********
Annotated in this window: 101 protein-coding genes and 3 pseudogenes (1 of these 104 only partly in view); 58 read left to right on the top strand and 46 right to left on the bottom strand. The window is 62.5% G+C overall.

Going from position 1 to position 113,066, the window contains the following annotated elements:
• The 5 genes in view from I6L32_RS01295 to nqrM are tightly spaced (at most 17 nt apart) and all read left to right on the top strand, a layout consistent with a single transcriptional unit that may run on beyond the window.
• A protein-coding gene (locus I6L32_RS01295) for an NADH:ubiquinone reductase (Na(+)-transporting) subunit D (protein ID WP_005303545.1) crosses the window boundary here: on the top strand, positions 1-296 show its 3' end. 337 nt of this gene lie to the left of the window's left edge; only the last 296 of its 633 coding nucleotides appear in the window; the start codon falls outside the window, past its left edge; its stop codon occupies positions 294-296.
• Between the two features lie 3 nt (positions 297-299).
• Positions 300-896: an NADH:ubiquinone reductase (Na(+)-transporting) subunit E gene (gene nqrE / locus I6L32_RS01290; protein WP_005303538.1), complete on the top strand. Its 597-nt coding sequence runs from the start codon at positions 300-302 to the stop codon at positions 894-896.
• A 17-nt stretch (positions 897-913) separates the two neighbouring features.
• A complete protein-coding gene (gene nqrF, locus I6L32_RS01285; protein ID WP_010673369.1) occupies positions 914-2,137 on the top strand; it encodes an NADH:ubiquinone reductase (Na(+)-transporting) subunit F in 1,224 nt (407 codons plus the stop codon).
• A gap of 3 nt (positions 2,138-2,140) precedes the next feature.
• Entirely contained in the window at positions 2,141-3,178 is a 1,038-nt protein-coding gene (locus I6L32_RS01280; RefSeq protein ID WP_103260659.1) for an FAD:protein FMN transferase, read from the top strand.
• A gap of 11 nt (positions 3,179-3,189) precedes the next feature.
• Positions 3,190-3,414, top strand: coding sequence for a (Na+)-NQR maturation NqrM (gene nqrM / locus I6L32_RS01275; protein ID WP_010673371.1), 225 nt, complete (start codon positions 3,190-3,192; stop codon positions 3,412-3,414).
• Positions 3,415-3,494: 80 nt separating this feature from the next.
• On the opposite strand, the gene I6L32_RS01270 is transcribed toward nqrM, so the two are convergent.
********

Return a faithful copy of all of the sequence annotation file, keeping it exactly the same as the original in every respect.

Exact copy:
Annotated in this window: 101 protein-coding genes and 3 pseudogenes (1 of these 104 only partly in view); 58 read left to right on the top strand and 46 right to left on the bottom strand. The window is 62.5% G+C overall.

Going from position 1 to position 113,066, the window contains the following annotated elements:
• The 5 genes in view from I6L32_RS01295 to nqrM are tightly spaced (at most 17 nt apart) and all read left to right on the top strand, a layout consistent with a single transcriptional unit that may run on beyond the window.
• A protein-coding gene (locus I6L32_RS01295) for an NADH:ubiquinone reductase (Na(+)-transporting) subunit D (protein ID WP_005303545.1) crosses the window boundary here: on the top strand, positions 1-296 show its 3' end. 337 nt of this gene lie to the left of the window's left edge; only the last 296 of its 633 coding nucleotides appear in the window; the start codon falls outside the window, past its left edge; its stop codon occupies positions 294-296.
• Between the two features lie 3 nt (positions 297-299).
• Positions 300-896: an NADH:ubiquinone reductase (Na(+)-transporting) subunit E gene (gene nqrE / locus I6L32_RS01290; protein WP_005303538.1), complete on the top strand. Its 597-nt coding sequence runs from the start codon at positions 300-302 to the stop codon at positions 894-896.
• A 17-nt stretch (positions 897-913) separates the two neighbouring features.
• A complete protein-coding gene (gene nqrF, locus I6L32_RS01285; protein ID WP_010673369.1) occupies positions 914-2,137 on the top strand; it encodes an NADH:ubiquinone reductase (Na(+)-transporting) subunit F in 1,224 nt (407 codons plus the stop codon).
• A gap of 3 nt (positions 2,138-2,140) precedes the next feature.
• Entirely contained in the window at positions 2,141-3,178 is a 1,038-nt protein-coding gene (locus I6L32_RS01280; RefSeq protein ID WP_103260659.1) for an FAD:protein FMN transferase, read from the top strand.
• A gap of 11 nt (positions 3,179-3,189) precedes the next feature.
• Positions 3,190-3,414, top strand: coding sequence for a (Na+)-NQR maturation NqrM (gene nqrM / locus I6L32_RS01275; protein ID WP_010673371.1), 225 nt, complete (start codon positions 3,190-3,192; stop codon positions 3,412-3,414).
• Positions 3,415-3,494: 80 nt separating this feature from the next.
• On the opposite strand, the gene I6L32_RS01270 is transcribed toward nqrM, so the two are convergent.